JVC DLA-RS10 Projector Review
JVC DLA-RS10 Brightness
The RS10 is very bright in its best mode, brighter than most 1080p projectors out there. In it’s brightest mode, however, it is just slightly brighter still, hardly enough to notice. That makes it just on the low side of average brightness for “brightest” mode, when you have to deal with some ambient light. In fact, the provided THX mode is only a few dozen lumens dimmer than brightest mode (Dynamic). All these measurements assume lamp on full power (High setting), unless otherwise noted.
DLA-RS10 Projector - Uncalibrated:
inema 1 (“best” mode) : 710 lumens
Note, after our calibration, brightness actually increased slightly to 740 lumens.
Interestingly, most of those numbers are a few lumens less than our RS20 measured. This could be lamp variation as the RS10 is officially supposed to be 1000 lumens, vs. the RS20‘s 900 lumens. More likely though, when calibrating one or both JVC’s were not quite at the zoom mid-point (there is no defined “stop” to indicate the center of the range). The wide/tele measurements below would tend to support that, as the RS10 shows brighter in wide angle than the RS20, but dimmer for the other two settings.
Note that Cinema 1 and 2 are reversed between the two projectors. Cinema 1 on the RS10 (“best” mode) is the equivalent to Cinema 2 on the RS20, and vice versa. I have no idea as to why they switched those two around, but they did.
The Effect of zoom lens positioning on brightness: Our standard measurements reported are done with the zoom at its mid-point. Here are relative numbers from the Cinema 1mode, for different lens positioning
|Zoom out (closest position – wide-angle)||880 lumens|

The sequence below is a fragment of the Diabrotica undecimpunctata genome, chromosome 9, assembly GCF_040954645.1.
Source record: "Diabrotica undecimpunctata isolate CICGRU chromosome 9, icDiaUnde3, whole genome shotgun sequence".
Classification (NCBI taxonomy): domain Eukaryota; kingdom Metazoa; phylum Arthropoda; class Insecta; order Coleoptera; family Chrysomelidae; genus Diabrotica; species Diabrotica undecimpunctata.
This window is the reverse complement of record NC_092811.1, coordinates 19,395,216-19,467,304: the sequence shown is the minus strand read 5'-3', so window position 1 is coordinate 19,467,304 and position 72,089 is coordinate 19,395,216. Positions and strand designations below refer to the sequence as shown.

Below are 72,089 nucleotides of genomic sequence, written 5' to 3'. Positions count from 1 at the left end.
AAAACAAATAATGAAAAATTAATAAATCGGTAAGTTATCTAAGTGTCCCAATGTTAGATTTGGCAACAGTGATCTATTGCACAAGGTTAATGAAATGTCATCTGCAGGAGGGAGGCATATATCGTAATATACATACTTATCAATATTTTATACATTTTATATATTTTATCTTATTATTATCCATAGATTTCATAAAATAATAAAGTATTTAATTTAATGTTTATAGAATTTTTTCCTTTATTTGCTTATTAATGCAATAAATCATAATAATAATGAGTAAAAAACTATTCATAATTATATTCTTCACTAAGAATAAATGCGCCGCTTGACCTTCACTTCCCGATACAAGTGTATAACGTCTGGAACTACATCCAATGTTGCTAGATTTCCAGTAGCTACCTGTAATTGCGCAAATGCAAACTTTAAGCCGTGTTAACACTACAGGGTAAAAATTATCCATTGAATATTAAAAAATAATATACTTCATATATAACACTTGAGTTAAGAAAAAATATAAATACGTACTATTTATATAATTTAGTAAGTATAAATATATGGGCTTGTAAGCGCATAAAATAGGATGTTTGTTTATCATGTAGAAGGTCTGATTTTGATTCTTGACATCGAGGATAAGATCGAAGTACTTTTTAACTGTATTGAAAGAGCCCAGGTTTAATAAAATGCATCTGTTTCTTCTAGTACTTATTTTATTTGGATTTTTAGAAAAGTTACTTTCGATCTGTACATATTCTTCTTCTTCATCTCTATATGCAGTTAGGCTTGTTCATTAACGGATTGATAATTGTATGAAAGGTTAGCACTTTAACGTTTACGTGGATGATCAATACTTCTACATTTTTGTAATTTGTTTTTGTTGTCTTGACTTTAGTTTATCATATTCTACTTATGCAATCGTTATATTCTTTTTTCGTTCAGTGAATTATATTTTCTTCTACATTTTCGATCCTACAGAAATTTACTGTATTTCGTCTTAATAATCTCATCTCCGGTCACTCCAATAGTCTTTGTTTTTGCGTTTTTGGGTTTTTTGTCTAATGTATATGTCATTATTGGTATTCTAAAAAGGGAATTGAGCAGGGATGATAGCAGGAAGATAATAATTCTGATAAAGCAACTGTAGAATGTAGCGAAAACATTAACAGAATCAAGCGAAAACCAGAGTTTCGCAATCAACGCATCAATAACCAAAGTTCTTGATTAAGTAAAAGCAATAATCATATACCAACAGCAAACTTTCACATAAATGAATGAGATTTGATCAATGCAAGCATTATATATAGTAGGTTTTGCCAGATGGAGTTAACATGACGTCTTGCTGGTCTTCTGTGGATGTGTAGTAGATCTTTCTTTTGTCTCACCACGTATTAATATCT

|Zoom in||578 lumens|
Thus at the maximum zoom distance, the lumens are 18% lower. At the closest distance (wide angle), they are 15% greater. (The same ratios should apply to any preset mode)
Low lamp power (“Normal” lamp mode), for Cinema 1: 481 lumens
High lamp power (“High” lamp mode) for Cinema 1: 710 lumens
That works out to a drop of 32% less brightness when running the lamp in Normal (low) mode. That same percentage difference should be unchanged, regardless of preset mode.
The JVC’s have never been among the very sharpest looking 1080p projectors around, none the less, it’s not an area of concern. I refer to the JVC projectors as having average sharpness, simply because they do look sharp. Any differences on movie viewing between the RS20, and the sharpest projectors out there is slight. You will likely notice more difference with a straight digital video signal (much of the HDTV content), as you don’t have the softening effects of the film, that comes with movies.
Perhaps this average “sharpness” is due to JVC’s use of LCoS panels which have the least visible pixel structure. That may inherently make them look a little softer, even as they reveal the same amount of detail. That wouldn’t surprise me, as the Sony’s are typically similar to the JVC’s and they too are LCoS. The other major projector that tends to fit in the group (in terms of sharpness) is the Panasonic PT-AE3000 which uses their SmoothScreen Technology on their LCD panels to end up with a pixel structure no more visible than LCoS.
I don’t notice any huge differences between the RS10 and the sharpest 1080p projector I have here the InFocus IN83. when watching movies, but I can definitely spot a little softening on my HDTV sports viewing. Side by side you, though, you can immediately see that the IN83 is sharper. The JVC does have a nice sharpness control and a detail enhancement one as well, on the advanced Picture menu. You can dial them up quite a bit, and get more sharpness, but if too far, you’ll start getting some sharpening artifacts. The RS10 sharpness images taken below were the default sharpness settings. Dialed up, the sharpness and detail enhancement bring the JVC closer still, to the IN83.
One thing noteworthy about the RS10′s sharpness, is that it seems more consistent than many other 1080p projectors from the center of the screen to the corners. Many projectors have very detectable softening of the image in the corners and outside area, if you focus from the dead center. We recommend that with any projector you should pick a spot for dead on focus, that is about 1/3 of the way from the center to the corner. That will give the best overall sharpness across the image.
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